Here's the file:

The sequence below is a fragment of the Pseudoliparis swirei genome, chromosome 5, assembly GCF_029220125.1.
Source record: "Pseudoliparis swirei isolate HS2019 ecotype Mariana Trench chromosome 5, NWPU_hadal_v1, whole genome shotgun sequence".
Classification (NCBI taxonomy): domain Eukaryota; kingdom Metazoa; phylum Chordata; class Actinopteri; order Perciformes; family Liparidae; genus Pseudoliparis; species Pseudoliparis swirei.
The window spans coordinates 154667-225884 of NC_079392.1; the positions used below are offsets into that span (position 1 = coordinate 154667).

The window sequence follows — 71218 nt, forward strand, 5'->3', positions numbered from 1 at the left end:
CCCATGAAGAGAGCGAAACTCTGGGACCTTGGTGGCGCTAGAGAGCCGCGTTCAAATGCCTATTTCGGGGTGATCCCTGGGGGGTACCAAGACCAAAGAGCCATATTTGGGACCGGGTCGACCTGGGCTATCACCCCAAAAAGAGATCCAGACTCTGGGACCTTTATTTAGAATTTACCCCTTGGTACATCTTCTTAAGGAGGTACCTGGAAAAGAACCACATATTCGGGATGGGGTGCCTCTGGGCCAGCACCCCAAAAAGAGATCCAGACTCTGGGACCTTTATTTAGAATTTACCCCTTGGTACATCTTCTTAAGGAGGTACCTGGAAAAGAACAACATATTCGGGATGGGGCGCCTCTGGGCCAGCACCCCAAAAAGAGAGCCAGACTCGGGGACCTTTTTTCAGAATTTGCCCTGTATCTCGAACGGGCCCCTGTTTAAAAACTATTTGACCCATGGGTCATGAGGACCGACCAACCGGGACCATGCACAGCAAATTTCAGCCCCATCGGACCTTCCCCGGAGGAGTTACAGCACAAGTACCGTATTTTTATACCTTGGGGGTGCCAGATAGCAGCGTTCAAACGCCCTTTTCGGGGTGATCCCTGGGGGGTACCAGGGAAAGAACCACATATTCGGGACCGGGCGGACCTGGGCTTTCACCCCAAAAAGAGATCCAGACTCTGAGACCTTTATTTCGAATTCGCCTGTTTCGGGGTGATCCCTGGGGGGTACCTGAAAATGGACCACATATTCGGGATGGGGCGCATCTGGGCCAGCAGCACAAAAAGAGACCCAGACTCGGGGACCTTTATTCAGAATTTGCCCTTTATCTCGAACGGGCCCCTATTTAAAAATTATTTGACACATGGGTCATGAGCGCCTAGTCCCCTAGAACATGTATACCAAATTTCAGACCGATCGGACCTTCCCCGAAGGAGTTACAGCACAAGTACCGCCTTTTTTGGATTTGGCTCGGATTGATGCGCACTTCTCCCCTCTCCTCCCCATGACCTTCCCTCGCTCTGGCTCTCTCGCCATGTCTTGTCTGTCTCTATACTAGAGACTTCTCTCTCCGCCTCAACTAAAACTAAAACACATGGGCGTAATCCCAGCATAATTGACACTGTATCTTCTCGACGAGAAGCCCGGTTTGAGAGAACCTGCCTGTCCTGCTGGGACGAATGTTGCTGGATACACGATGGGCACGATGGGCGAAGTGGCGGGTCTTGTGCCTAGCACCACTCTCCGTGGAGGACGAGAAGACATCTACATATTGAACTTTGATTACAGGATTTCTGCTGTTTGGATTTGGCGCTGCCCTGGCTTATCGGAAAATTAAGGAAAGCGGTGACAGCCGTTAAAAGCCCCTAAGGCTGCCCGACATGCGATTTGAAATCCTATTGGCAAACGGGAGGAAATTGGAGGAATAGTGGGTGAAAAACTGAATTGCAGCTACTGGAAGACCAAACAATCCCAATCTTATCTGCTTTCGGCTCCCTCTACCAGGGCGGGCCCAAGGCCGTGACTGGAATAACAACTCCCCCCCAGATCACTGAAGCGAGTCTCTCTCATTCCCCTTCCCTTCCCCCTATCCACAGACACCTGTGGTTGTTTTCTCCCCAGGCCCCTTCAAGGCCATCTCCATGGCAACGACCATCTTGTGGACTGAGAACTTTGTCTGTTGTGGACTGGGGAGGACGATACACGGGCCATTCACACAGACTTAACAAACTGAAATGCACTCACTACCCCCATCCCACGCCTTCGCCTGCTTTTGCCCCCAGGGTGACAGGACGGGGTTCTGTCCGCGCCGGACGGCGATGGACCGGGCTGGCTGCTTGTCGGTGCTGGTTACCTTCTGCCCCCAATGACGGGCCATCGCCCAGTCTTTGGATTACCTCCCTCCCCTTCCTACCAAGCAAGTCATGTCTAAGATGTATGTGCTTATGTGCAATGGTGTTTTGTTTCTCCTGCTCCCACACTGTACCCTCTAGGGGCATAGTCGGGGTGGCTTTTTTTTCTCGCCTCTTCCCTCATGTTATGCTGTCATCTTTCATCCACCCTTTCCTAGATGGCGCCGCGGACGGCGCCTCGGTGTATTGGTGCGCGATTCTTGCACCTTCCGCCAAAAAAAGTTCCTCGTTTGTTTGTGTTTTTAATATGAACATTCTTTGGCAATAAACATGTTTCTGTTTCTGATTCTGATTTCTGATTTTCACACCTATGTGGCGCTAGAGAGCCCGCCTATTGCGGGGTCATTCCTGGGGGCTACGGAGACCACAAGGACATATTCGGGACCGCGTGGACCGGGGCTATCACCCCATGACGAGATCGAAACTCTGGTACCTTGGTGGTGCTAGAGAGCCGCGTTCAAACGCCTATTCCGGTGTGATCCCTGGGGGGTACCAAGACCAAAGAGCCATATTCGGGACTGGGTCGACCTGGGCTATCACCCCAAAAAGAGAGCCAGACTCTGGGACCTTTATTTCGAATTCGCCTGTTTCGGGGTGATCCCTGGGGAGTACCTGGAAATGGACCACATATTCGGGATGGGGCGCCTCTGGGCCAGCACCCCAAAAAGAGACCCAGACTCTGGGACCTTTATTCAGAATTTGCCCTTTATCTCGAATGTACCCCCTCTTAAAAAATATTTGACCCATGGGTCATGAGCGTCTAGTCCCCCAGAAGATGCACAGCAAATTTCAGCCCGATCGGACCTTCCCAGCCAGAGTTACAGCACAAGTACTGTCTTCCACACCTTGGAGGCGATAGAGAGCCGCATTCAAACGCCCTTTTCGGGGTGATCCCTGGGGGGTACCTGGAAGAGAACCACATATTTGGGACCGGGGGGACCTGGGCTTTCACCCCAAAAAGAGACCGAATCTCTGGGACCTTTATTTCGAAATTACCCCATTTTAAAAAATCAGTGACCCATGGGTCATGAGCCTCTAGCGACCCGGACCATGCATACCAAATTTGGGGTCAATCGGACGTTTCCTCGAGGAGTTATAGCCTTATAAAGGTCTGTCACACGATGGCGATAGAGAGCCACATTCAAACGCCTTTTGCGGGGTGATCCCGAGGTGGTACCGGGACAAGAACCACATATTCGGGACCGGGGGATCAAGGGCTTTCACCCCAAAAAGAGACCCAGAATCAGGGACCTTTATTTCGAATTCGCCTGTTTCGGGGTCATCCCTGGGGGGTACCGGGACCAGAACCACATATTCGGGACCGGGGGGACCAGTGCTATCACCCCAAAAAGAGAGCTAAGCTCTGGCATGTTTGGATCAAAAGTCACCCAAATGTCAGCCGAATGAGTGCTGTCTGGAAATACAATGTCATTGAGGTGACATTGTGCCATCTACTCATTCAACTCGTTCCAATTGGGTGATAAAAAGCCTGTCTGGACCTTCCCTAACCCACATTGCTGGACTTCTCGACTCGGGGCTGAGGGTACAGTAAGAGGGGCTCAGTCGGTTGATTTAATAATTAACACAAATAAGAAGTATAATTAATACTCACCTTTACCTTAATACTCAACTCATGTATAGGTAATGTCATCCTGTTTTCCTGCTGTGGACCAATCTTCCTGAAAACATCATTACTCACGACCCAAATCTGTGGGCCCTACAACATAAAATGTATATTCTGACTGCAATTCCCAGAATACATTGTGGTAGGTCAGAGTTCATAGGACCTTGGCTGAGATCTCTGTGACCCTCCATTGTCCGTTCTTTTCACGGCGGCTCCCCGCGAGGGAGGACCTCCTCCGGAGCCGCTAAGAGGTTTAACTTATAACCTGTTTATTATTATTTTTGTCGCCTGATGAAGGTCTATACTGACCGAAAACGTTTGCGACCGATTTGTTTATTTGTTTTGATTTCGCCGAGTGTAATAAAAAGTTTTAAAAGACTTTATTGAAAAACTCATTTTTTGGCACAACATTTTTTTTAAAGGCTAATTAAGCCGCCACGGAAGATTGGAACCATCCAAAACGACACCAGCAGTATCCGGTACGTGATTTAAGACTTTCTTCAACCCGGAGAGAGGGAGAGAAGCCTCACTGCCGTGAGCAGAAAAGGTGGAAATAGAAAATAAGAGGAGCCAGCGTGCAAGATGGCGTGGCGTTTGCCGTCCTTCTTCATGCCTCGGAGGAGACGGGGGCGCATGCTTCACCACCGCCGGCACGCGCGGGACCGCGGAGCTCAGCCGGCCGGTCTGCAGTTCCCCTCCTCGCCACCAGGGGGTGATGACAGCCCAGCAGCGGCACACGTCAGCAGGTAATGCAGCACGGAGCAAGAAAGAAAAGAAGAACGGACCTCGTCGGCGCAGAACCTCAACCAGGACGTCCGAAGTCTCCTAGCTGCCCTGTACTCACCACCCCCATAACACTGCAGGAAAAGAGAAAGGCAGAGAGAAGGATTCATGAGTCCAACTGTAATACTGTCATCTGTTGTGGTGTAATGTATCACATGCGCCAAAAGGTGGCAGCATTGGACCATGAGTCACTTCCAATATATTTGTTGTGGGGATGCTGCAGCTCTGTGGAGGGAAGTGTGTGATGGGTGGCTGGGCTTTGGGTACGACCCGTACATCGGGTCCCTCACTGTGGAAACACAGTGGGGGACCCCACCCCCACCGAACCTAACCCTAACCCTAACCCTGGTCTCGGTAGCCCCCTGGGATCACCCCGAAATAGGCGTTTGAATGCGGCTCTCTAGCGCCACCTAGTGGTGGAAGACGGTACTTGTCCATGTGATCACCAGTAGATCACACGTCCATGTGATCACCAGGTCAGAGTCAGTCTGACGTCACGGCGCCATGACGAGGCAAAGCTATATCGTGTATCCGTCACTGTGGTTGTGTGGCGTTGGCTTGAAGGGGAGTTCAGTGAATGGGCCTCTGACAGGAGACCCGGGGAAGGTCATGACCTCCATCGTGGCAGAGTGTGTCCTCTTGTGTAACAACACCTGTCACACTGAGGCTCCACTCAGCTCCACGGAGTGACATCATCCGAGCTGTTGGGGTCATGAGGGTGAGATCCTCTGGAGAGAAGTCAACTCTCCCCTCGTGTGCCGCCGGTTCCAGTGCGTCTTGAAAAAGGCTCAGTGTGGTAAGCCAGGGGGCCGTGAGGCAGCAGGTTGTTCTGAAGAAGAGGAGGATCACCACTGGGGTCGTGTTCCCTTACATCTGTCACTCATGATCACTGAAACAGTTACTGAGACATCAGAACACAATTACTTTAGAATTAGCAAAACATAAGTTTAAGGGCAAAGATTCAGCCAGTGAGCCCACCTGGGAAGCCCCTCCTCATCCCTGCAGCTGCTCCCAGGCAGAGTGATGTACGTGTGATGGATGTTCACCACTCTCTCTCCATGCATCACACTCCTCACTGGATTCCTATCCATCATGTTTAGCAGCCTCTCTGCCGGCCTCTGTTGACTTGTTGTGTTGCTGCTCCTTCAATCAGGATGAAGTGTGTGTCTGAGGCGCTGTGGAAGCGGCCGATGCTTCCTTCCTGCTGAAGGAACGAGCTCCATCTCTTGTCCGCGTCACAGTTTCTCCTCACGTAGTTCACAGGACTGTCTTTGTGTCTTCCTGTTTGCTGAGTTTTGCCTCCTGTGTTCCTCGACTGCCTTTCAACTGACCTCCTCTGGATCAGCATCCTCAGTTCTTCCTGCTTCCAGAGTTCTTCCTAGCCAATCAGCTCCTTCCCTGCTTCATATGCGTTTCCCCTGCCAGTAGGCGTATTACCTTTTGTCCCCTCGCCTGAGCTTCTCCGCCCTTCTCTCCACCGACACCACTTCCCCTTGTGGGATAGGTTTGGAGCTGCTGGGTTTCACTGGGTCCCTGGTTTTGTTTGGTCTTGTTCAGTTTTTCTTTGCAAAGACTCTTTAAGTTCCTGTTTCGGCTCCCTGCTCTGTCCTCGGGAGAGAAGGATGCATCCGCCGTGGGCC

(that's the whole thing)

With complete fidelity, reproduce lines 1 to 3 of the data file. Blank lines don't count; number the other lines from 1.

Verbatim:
The sequence below is a fragment of the Pseudoliparis swirei genome, chromosome 5, assembly GCF_029220125.1.
Source record: "Pseudoliparis swirei isolate HS2019 ecotype Mariana Trench chromosome 5, NWPU_hadal_v1, whole genome shotgun sequence".
Classification (NCBI taxonomy): domain Eukaryota; kingdom Metazoa; phylum Chordata; class Actinopteri; order Perciformes; family Liparidae; genus Pseudoliparis; species Pseudoliparis swirei.